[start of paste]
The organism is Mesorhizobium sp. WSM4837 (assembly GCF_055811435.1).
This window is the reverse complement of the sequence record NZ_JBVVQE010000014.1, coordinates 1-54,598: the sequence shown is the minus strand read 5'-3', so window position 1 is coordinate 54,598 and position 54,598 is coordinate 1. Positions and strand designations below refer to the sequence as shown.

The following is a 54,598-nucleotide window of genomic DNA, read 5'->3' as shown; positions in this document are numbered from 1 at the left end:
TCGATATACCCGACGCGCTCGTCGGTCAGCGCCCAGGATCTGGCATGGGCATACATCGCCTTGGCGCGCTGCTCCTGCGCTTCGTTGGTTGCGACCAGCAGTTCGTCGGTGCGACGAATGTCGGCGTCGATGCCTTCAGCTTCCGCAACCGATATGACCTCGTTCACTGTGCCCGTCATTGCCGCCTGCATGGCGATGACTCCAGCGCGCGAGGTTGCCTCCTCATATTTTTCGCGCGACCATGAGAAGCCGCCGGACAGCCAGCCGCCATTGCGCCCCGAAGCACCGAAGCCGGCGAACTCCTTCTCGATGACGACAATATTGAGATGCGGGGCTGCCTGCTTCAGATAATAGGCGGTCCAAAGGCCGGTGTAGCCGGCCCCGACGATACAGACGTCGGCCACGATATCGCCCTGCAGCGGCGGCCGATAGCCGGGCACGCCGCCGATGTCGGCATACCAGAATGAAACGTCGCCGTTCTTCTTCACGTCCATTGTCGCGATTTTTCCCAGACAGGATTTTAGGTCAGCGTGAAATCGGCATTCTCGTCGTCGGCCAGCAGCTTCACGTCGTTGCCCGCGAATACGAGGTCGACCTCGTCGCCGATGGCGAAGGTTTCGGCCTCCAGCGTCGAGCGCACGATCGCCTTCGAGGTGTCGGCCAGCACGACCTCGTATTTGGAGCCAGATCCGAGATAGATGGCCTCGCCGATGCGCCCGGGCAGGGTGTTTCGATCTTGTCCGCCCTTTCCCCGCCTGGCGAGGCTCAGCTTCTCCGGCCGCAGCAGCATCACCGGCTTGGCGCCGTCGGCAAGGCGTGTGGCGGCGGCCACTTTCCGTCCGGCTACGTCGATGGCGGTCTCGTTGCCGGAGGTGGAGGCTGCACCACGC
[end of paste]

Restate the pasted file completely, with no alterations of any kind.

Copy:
The organism is Mesorhizobium sp. WSM4837 (assembly GCF_055811435.1).
This window is the reverse complement of the sequence record NZ_JBVVQE010000014.1, coordinates 1-54,598: the sequence shown is the minus strand read 5'-3', so window position 1 is coordinate 54,598 and position 54,598 is coordinate 1. Positions and strand designations below refer to the sequence as shown.

The following is a 54,598-nucleotide window of genomic DNA, read 5'->3' as shown; positions in this document are numbered from 1 at the left end:
TCGATATACCCGACGCGCTCGTCGGTCAGCGCCCAGGATCTGGCATGGGCATACATCGCCTTGGCGCGCTGCTCCTGCGCTTCGTTGGTTGCGACCAGCAGTTCGTCGGTGCGACGAATGTCGGCGTCGATGCCTTCAGCTTCCGCAACCGATATGACCTCGTTCACTGTGCCCGTCATTGCCGCCTGCATGGCGATGACTCCAGCGCGCGAGGTTGCCTCCTCATATTTTTCGCGCGACCATGAGAAGCCGCCGGACAGCCAGCCGCCATTGCGCCCCGAAGCACCGAAGCCGGCGAACTCCTTCTCGATGACGACAATATTGAGATGCGGGGCTGCCTGCTTCAGATAATAGGCGGTCCAAAGGCCGGTGTAGCCGGCCCCGACGATACAGACGTCGGCCACGATATCGCCCTGCAGCGGCGGCCGATAGCCGGGCACGCCGCCGATGTCGGCATACCAGAATGAAACGTCGCCGTTCTTCTTCACGTCCATTGTCGCGATTTTTCCCAGACAGGATTTTAGGTCAGCGTGAAATCGGCATTCTCGTCGTCGGCCAGCAGCTTCACGTCGTTGCCCGCGAATACGAGGTCGACCTCGTCGCCGATGGCGAAGGTTTCGGCCTCCAGCGTCGAGCGCACGATCGCCTTCGAGGTGTCGGCCAGCACGACCTCGTATTTGGAGCCAGATCCGAGATAGATGGCCTCGCCGATGCGCCCGGGCAGGGTGTTTCGATCTTGTCCGCCCTTTCCCCGCCTGGCGAGGCTCAGCTTCTCCGGCCGCAGCAGCATCACCGGCTTGGCGCCGTCGGCAAGGCGTGTGGCGGCGGCCACTTTCCGTCCGGCTACGTCGATGGCGGTCTCGTTGCCGGAGGTGGAGGCTGCACCACGC